Chit Chat Time!

You’ve got to love an impromptu trip to a Potato Day! Well I do…

I didn’t need any more seed potatoes, I already have too many, but that didn’t stop me suddenly pulling in to West Oxford Community Centre last week did it? No!

The mind reading and slightly un-nerving skills of Facebook meant I was sent a notification advising that the West Oxford Potato Day was taking place just down the road from my current location. So I decided it would be silly not to pop along.

What a wonderful decision it was too, over 80 seed potato varieties to choose from, more than I have ever seen including the favourites, King Edward and Charlotte. But also many unusual ones too, such as Blue Danube, Vitelotte Noire and Highland Burgundy Red.
The extra fantastic thing about these Potato Days that run around the country thanks to Pennard Plants, is that you can buy the tubers individually for only 24p.
In my mind this is a genius idea, especially as it allows the buyer to grow many different varieties if they wished and in a small space or bags.

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I put my hands up, I didn’t come away empty-handed either…whoops!

A whole bag of goodies ended up in the car, including two different potato varieties; Purple Majesty and Blue Danube. I bought 4 tubers of each, with the plan to trial them in grow bags over the coming year.

Purple Majesty are as the name would suggest, a vivid dark purple! Yes, purple mash and roasties will be on my plate come Summer. The variety are labelled as a new Early Maincrop American bred variety. It roasts, mashes, bakes, boils and produces outstanding chips and crisps. As well as most importantly retains its colour once cooked! No disappointment like you get with purple French beans.

The blight resistant, early maincrop variety, Blue Danube are all also very unusual in colour just as you would guess…can you see a theme here for my plot?! As much colour both above and under ground as possible! I also wanted to try a few varieties that would get young ones excited about GYO and after a few conversations with my niece and the school children I work with through Life at No.27, they appeared to be a winner.

The shopping didn’t stop there as I said, I also skipped away with 3 grow bags for these spuds and two Dahlia Tubers. You can’t have too many dahlias brightening up the plot. Plus don’t forget that you can eat the tubers too, a strange but true fact!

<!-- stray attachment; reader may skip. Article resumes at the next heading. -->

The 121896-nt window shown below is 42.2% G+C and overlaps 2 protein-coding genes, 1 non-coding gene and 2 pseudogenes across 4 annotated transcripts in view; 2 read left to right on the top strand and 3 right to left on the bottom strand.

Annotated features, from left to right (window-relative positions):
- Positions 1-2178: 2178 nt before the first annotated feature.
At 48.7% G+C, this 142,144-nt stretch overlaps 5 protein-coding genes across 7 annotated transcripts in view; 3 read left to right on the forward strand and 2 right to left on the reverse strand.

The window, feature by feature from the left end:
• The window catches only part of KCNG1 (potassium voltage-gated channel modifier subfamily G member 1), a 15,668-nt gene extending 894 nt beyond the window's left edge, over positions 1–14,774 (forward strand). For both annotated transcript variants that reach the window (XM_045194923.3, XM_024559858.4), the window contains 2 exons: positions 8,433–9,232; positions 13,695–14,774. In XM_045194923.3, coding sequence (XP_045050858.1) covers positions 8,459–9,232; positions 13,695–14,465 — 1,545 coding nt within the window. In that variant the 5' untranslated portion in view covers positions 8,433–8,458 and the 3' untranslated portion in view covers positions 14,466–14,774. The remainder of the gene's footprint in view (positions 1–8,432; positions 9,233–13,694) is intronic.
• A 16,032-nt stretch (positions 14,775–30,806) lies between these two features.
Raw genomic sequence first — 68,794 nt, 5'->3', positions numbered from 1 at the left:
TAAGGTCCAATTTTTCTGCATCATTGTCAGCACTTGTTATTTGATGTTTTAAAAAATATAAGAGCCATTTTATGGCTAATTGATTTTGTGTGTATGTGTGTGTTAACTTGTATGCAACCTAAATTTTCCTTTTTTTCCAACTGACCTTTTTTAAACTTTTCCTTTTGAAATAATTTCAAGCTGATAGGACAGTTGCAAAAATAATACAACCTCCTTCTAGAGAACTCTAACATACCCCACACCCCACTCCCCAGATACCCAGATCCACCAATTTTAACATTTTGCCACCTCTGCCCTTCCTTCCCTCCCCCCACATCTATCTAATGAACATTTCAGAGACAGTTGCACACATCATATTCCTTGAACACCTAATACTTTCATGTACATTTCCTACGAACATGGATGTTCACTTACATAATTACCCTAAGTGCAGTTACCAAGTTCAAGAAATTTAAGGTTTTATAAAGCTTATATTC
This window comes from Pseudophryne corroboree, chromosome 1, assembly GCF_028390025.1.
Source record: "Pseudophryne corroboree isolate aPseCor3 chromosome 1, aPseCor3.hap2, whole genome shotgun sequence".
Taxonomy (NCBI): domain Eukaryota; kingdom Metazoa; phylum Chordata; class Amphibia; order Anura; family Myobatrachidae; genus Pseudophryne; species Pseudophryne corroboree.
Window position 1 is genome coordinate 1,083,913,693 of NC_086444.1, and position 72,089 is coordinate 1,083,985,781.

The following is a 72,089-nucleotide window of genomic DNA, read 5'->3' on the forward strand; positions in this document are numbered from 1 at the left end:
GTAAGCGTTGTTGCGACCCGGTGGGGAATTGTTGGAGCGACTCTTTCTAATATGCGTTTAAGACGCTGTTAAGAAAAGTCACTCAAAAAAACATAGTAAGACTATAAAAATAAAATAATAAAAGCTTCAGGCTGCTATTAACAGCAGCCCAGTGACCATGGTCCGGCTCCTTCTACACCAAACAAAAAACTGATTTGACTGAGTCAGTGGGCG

I left feeling very pleased with my spontaneous outing and headed straight home to get the seed potatoes into egg cartons and growing as soon as possible.

Why egg cartons you may ask? Well, before you plant your potatoes there is a little trick you can do to speed up the growing process and give your spuds an extra boost. It is a process called ‘chitting’, hence the blog title.
For those new to GYO, the sprouts you get on potatoes when you haven’t used them quick enough are called chits. It is these growths which then start to grow into the potato plants when planted in soil.

To understand chitting in a really simple way and so you can do it yourself, I have created a 1 minute How-To video just for you. Click the thumbnail below to watch it now.

You can also find out my top tips for growing my allotment favourite by checking out my recent chat with Mike from the The Vegetable Gardening Show. Just click the link here.

If you still have any questions then of course comment below or email me too.

What potato varieties are you growing this year? Sticking with the trusty favourites or splashing out a bit and going quirky?

More spud’tastic chat from the last two years can be found in the below previous blogs:
Time for a ‘chit’ chat
A Spuddy Good Day
A peeling potato talk

9 thoughts on “Chit Chat Time!

  1. bakerst1 says:

    I am also growing a purple spud this year – Violetta for me. Will be good to see reviews of all the different purple varieties. Most spuds at my potato day were 17p each – a small selection of premium were 25p.
    Also picked a red variety call Red Emallie which should be fun.

  2. Caro says:

    Pennards’ Potato Days are brilliant aren’t they! I only have space to grow a few sacks of potatoes so always try a few new varieties. (They come to the RHS spring shows, perfect timing to get started). I tried Blue Danube a few years ago, it was a bit too mushy for me so I’ll be interested to read how you like it.

  3. rekabarnaulka says:

    it is very interesting how different the potato tubers of different countries are to taste! In Russia, a lot of their varieties of potatoes for every taste. Of the foreign are very common “Gala” and “Rosary”. They bring in many little known varieties, but they do not always turn out to be real. In addition, it is not possible to determine whether the tubers brought to the named variety are consistent.(((

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